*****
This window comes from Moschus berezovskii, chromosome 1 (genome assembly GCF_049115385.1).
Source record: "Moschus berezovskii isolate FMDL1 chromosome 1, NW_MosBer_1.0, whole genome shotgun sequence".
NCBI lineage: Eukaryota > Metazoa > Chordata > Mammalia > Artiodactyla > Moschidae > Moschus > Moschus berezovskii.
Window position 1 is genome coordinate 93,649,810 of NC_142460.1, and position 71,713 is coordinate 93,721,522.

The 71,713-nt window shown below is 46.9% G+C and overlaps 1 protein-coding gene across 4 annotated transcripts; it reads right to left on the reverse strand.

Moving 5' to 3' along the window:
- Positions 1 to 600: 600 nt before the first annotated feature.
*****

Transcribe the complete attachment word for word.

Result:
This window comes from Moschus berezovskii, chromosome 1 (genome assembly GCF_049115385.1).
Source record: "Moschus berezovskii isolate FMDL1 chromosome 1, NW_MosBer_1.0, whole genome shotgun sequence".
NCBI lineage: Eukaryota > Metazoa > Chordata > Mammalia > Artiodactyla > Moschidae > Moschus > Moschus berezovskii.
Window position 1 is genome coordinate 93,649,810 of NC_142460.1, and position 71,713 is coordinate 93,721,522.

The 71,713-nt window shown below is 46.9% G+C and overlaps 1 protein-coding gene across 4 annotated transcripts; it reads right to left on the reverse strand.

Moving 5' to 3' along the window:
- Positions 1 to 600: 600 nt before the first annotated feature.